We should not relent in calling for concerted effort to stop the herdsmen onslaught against unprotected ethnic peoples of central Nigerian states.
What would Jesus have done? Would He have taken up a gun and led a revolution in order to save His followers? Or would He have presented us with an alternative that is in line with His mission and purpose for coming to die on the Cross and offer salvation to us all?
Listening to Christ’s words on the Cross and elsewhere gives answers to these questions. Numerous biblical passages clearly state that we shall experience persecution before the second coming of Jesus Christ. “When you hear of wars and uprisings, do not be frightened. These things must happen first, but the end will not come right away.” (Luke 21:9, NIV).
We are not only hearing of wars and revolutions around the world but are feeling the pains of them in our communities across the middle belt of Nigeria. The words of Jesus are echoing around us and urging us not to be frightened. The deaths of our loved ones in these attacks by herdsmen and Boko Haram jihadists should not weaken our commitment to Jesus Christ; instead, they should point us to the authenticity of His teachings.
Luke also quotes Jesus as saying, “...Nation will rise against nation, and kingdom against kingdom.” (Luke 21:10). When the Fulani herdsmen take up arms against other ethnic nationalities or kingdoms not of the same religious faith as them, are they not waging war against such ethnic “nations”?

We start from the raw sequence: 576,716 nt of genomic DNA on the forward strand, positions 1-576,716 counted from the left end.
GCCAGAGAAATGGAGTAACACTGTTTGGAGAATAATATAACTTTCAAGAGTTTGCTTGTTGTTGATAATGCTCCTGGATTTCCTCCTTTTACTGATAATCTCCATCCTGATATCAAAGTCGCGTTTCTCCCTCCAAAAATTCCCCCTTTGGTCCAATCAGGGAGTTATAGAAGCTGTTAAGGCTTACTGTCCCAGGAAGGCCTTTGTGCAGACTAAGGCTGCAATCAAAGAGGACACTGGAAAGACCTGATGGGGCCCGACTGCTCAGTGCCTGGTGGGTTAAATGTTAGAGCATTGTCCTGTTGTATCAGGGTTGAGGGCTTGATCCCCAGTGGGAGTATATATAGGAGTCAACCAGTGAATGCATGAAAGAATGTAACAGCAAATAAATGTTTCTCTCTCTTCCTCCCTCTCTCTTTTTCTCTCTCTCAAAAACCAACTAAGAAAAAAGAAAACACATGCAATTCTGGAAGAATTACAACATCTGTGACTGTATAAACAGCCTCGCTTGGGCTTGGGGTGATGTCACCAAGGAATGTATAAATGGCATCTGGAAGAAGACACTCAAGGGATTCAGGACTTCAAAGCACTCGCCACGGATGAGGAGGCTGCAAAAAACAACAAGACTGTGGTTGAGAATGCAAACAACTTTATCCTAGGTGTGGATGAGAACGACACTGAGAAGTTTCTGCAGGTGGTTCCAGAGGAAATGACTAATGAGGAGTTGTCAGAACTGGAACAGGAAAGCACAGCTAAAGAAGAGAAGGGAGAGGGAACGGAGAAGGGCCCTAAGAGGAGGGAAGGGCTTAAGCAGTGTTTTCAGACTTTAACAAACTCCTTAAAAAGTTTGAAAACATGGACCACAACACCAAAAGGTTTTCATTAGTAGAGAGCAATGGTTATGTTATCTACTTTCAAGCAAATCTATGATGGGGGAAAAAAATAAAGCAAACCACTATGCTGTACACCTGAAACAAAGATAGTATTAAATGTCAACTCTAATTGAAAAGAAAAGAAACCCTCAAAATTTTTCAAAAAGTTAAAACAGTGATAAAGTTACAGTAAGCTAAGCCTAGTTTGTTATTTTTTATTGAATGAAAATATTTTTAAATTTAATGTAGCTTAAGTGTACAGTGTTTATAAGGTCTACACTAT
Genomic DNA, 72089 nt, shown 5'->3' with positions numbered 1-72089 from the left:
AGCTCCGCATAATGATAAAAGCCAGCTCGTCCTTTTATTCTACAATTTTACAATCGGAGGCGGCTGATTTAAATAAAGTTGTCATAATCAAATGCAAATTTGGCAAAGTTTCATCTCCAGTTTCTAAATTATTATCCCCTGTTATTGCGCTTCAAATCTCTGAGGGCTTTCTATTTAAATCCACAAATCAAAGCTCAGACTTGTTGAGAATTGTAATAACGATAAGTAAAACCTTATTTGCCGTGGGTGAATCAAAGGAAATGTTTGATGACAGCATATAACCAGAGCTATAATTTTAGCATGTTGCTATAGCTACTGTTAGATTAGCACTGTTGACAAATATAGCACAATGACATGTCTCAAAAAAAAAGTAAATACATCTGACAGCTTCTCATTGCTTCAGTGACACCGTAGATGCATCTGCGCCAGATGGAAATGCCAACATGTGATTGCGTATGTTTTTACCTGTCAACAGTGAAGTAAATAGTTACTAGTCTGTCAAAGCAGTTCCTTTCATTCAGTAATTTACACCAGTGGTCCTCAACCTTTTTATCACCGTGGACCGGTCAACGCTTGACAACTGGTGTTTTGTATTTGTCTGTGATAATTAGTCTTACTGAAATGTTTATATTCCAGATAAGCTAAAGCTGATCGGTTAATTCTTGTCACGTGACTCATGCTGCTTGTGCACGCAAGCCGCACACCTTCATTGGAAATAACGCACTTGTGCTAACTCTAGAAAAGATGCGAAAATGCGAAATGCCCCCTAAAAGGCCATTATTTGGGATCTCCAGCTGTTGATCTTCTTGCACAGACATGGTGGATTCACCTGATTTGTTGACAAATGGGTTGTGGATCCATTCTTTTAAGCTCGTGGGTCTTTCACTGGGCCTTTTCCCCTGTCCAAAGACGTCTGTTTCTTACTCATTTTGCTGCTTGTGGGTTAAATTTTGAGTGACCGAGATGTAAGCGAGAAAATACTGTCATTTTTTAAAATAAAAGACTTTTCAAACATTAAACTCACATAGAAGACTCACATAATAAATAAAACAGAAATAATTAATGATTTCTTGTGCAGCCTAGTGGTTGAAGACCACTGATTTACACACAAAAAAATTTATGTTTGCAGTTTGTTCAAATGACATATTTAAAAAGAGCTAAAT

Among the ethnicities the armed herdsmen are attacking are the Agatu, Idoma and Tiv in Benue State; the Mada, Eggon, Alago and Migili in Nasarawa state; the Adara, Gbagyi, Kaniko, Atakar, Moro’a, Kagoro, Bajju, Atyap, Nandu, Ninzo, Gwandara and Numana in Kaduna state; the Bachama and Michika in Adamawa state; the Chibok and Gwoza in Borno state; and the Maguzawa in Kano state, among many others.
“...They will lay hands on you and persecute you. They will deliver you to synagogues and prisons, and you will be brought before kings and governors, and all on account of my name.” (Luke 21:12). Is this not the experience of our Adara and other brethren across northern Nigeria? In fact, chapter 21 of Luke’s gospel presents Jesus’ treatise on persecution.
Jesus told those who followed him as he made his way to Calvary: “...Do not weep for me, weep for yourselves and for your children.” (Luke 23:28B). From this statement it can be surmised that Jesus foreknew the persecution that awaited his followers. The good news is that Jesus said these happenings are signs that His return is around the corner.
Throughout the teachings of Jesus Christ, He never mentions that we should take up arms and fight; instead, he urged us not to despair, but to remain steadfast in the face of such persecution. It is for this reason that he set the example on the Cross by asking the Heavenly Father to forgive those who nailed Him to it.
Our response to persecution, be it from Boko Haram or herdsmen, is to pray, asking God to forgive those who persecute us. Jesus taught us to forgive “those who trespass against us.” (Luke 11:2-4).
He told us to, “Love your enemies, do good to those who hate you, bless those who curse you, pray for those who mistreat you. If someone slaps you on one cheek, turn to them the other also. If someone takes your coat, do not withhold your shirt from them. Give to everyone who asks you, and if anyone takes what belongs to you, do not demand it back. Do to others as you would have them do to you.” (Luke 6:27-31).
On the Cross, all was accomplished for our sake. When Jesus said: “It is finished,” he truly gave the assurance that in spite of all that may happen to us, the price has been paid by Him and redemption offered to us. So, just as the Apostle Paul said, whether we live or die, it is gain. (Philippians 1:21).
Let us not allow atrocities around us, be they from Muslim Fulani herdsmen attacks or from Boko Haram invasions, cause us to despair. God is on the throne.